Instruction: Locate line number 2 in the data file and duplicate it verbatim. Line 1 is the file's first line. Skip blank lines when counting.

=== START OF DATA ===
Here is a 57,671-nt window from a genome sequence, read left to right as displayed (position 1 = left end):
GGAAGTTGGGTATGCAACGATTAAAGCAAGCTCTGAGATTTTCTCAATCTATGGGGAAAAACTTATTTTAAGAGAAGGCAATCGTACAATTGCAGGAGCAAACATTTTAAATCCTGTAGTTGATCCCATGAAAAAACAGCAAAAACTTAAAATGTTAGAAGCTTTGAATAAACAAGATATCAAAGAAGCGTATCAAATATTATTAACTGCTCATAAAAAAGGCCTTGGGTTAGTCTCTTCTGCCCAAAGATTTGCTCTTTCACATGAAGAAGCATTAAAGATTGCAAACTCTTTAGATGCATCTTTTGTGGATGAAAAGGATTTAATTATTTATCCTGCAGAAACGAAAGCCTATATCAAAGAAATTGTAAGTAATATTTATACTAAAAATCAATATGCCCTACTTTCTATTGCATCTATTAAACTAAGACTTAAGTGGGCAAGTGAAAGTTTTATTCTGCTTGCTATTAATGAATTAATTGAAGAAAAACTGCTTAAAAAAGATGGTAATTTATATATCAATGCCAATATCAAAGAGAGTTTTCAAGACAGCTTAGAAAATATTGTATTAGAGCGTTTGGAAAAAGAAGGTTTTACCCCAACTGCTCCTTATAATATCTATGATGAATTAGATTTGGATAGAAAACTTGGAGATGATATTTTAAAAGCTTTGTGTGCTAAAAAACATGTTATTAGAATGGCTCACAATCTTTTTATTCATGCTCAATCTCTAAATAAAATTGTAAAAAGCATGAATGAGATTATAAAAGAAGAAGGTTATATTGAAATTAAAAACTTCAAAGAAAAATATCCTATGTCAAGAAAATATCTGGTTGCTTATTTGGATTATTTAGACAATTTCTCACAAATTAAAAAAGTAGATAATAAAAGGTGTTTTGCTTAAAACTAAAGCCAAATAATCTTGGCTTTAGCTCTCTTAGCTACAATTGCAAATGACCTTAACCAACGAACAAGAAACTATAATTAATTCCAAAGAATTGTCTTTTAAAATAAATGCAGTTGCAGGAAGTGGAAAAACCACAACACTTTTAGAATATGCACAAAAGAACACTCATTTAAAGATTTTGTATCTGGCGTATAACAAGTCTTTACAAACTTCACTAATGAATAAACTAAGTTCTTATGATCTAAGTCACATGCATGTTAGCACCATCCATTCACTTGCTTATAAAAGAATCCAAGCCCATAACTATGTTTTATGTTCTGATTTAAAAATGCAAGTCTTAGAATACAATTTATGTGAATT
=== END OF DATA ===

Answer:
GGAAGTTGGGTATGCAACGATTAAAGCAAGCTCTGAGATTTTCTCAATCTATGGGGAAAAACTTATTTTAAGAGAAGGCAATCGTACAATTGCAGGAGCAAACATTTTAAATCCTGTAGTTGATCCCATGAAAAAACAGCAAAAACTTAAAATGTTAGAAGCTTTGAATAAACAAGATATCAAAGAAGCGTATCAAATATTATTAACTGCTCATAAAAAAGGCCTTGGGTTAGTCTCTTCTGCCCAAAGATTTGCTCTTTCACATGAAGAAGCATTAAAGATTGCAAACTCTTTAGATGCATCTTTTGTGGATGAAAAGGATTTAATTATTTATCCTGCAGAAACGAAAGCCTATATCAAAGAAATTGTAAGTAATATTTATACTAAAAATCAATATGCCCTACTTTCTATTGCATCTATTAAACTAAGACTTAAGTGGGCAAGTGAAAGTTTTATTCTGCTTGCTATTAATGAATTAATTGAAGAAAAACTGCTTAAAAAAGATGGTAATTTATATATCAATGCCAATATCAAAGAGAGTTTTCAAGACAGCTTAGAAAATATTGTATTAGAGCGTTTGGAAAAAGAAGGTTTTACCCCAACTGCTCCTTATAATATCTATGATGAATTAGATTTGGATAGAAAACTTGGAGATGATATTTTAAAAGCTTTGTGTGCTAAAAAACATGTTATTAGAATGGCTCACAATCTTTTTATTCATGCTCAATCTCTAAATAAAATTGTAAAAAGCATGAATGAGATTATAAAAGAAGAAGGTTATATTGAAATTAAAAACTTCAAAGAAAAATATCCTATGTCAAGAAAATATCTGGTTGCTTATTTGGATTATTTAGACAATTTCTCACAAATTAAAAAAGTAGATAATAAAAGGTGTTTTGCTTAAAACTAAAGCCAAATAATCTTGGCTTTAGCTCTCTTAGCTACAATTGCAAATGACCTTAACCAACGAACAAGAAACTATAATTAATTCCAAAGAATTGTCTTTTAAAATAAATGCAGTTGCAGGAAGTGGAAAAACCACAACACTTTTAGAATATGCACAAAAGAACACTCATTTAAAGATTTTGTATCTGGCGTATAACAAGTCTTTACAAACTTCACTAATGAATAAACTAAGTTCTTATGATCTAAGTCACATGCATGTTAGCACCATCCATTCACTTGCTTATAAAAGAATCCAAGCCCATAACTATGTTTTATGTTCTGATTTAAAAATGCAAGTCTTAGAATACAATTTATGTGAATT